Below you’ll find the 20 best veterinary degrees in the nation. The data team at College Choice constructed a fool-proof methodology. First, they considered the academic quality of each program. Then they looked at affordability and the return on investment. And, last but not least, they factored in student happiness using retention rates and graduation rates.
The methodology draws from the data experts at College Choice, the excellent resources at U.S. News & World Report, and the reliable statistics at Payscale.com. Use your smarts to help and heal animals. Start with one of the best veterinary degrees below!
See our rankings methodology page.
Cornell University isn’t just the best school in the nation for a Veterinary degree; it’s one of the best universities in the nation. This New York-based Ivy League school has graduated Nobel laureates, Rhodes Scholars, and top leaders in industries throughout the United States. The College of Veterinary Medicine was founded in 1894.
Cornell University stands above the rest for its Doctor of Veterinary Medicine program. You’ll experience clinical studies, engaging lectures, and work with animals from the start. This four-year program involves intensive coursework for the first three years, and reserves the final year for clinical rotations. Some highlight coursework includes:
- The Animal Body
- Animal Health and Disease
- Host, Agent, and Defense
Cornell University students boast top-notch passing rates for the national licensing exam, the NAVLE. In the last five years, cohorts have passed at a rate of 99 to 100 percent. Even more, the employment rate for students post-graduation is an impressive 94 percent.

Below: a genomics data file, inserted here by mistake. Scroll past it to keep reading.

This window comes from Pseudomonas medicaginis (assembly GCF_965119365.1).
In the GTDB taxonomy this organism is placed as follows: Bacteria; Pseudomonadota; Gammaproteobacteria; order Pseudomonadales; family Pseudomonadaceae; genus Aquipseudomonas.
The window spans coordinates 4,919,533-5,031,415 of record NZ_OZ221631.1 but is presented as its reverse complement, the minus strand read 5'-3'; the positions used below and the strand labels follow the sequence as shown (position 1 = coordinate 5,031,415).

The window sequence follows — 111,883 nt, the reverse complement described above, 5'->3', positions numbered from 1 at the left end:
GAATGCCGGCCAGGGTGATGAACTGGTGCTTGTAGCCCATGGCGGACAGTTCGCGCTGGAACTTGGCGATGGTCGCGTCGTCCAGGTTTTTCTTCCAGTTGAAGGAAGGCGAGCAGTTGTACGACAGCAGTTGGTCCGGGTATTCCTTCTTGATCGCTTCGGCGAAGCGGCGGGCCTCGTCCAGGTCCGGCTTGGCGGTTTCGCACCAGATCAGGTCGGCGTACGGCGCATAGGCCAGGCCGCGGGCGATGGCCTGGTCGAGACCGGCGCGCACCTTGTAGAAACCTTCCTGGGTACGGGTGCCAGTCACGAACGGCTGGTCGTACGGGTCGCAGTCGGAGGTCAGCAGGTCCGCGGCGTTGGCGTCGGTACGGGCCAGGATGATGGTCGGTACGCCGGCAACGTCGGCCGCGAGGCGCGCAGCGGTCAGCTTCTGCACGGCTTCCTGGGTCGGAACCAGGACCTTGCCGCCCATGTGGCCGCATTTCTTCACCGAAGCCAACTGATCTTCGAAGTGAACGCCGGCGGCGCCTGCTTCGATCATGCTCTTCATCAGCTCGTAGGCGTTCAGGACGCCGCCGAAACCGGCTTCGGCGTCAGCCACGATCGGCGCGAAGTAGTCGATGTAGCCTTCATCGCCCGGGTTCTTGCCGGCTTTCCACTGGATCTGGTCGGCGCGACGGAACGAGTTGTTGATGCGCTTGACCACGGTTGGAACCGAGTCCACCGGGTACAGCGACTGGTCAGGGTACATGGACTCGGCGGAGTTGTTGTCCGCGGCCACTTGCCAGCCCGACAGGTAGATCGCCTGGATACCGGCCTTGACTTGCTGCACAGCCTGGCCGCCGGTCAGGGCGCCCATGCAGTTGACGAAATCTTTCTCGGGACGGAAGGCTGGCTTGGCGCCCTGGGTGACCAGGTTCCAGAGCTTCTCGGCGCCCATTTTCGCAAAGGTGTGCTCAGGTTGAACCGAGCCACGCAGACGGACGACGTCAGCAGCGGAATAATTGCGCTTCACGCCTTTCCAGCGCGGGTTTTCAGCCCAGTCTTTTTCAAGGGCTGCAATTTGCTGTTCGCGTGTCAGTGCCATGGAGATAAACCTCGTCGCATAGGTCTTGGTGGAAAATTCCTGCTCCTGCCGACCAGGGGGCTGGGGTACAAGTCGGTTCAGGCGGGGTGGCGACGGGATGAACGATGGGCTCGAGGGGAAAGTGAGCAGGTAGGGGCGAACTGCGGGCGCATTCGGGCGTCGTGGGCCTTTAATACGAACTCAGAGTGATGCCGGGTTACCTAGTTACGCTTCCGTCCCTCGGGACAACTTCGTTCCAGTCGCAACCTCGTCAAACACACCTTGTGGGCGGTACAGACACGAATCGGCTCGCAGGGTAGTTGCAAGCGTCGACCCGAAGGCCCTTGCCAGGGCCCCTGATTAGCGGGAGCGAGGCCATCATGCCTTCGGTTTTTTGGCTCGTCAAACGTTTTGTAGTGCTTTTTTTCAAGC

University of Massachusetts Amherst
The flagship campus of the larger state system, the University of Massachusetts Amherst is a large public research university. In fact, it’s the largest in New England with over 30,300 students. Last year, U.S. News & World Report ranked it the twenty-seventh “Best Public University” in the United States.
The Veterinary & Animal Sciences department at UMass Amherst provides a Pre-Veterinary Science major for undergraduates. This program is especially good for students who are hoping to go on to graduate school or medical school. You’ll start by declaring an Animal Science major and then later apply for the Pre-Vet program. You classes might include:
- Basic Animal Nutrition and Feeding
- Animal Cellular and Molecular Biology
- Veterinary Microbiology Lab
- Physiology of Reproduction
Before you enter into the Pre-Veterinary degree, you’ll start in the Animal Science major. Students have the option to undertake two concentrations: Animal Management or Biotechnology. This is a great way to prepare academically for the more focused Pre-Vet degree.
Michigan State University
East Lansing, MI
East Lansing is home to Michigan State University. Originally founded as one of the earliest scientific agriculture schools, MSU has a long history of competitive higher education. Today, it is known as one of the largest universities by enrollment, with over 50,500 students. The Veterinary Medicine department ranks twelfth in the nation.
MSU offers a unique undergraduate degree in Veterinary Technology. You’ll need to complete around eight prerequisite courses in chemistry, biology, social sciences, and math before being officially admitted into the program. After that, however, you’ll dive right in to upper-level courses such as:
- Veterinary Comparative Clinical Physiology
- Small Animal Nursing Skills
- Radiology for Veterinary Technicians
- Biomedical Research and Regulatory Issues
Toward the end of your program, you’ll have two options for an elective track. The first option gives you the chance to complete an internship in dermatology, oncology, ophthalmology, food animal medicine, or large animal anesthesia. The second option gives you flexibility to take more specialized classes or travel abroad for a semester.
One of the first institutions of higher education in the state, the University of Arizona was founded in 1885. UA is well-ranked both nationally and globally. It is a leader in space and astronomy research, among other things, and excels in the sciences. According to an employer satisfaction survey in 2016, 92 percent said that UA graduates were highly skilled.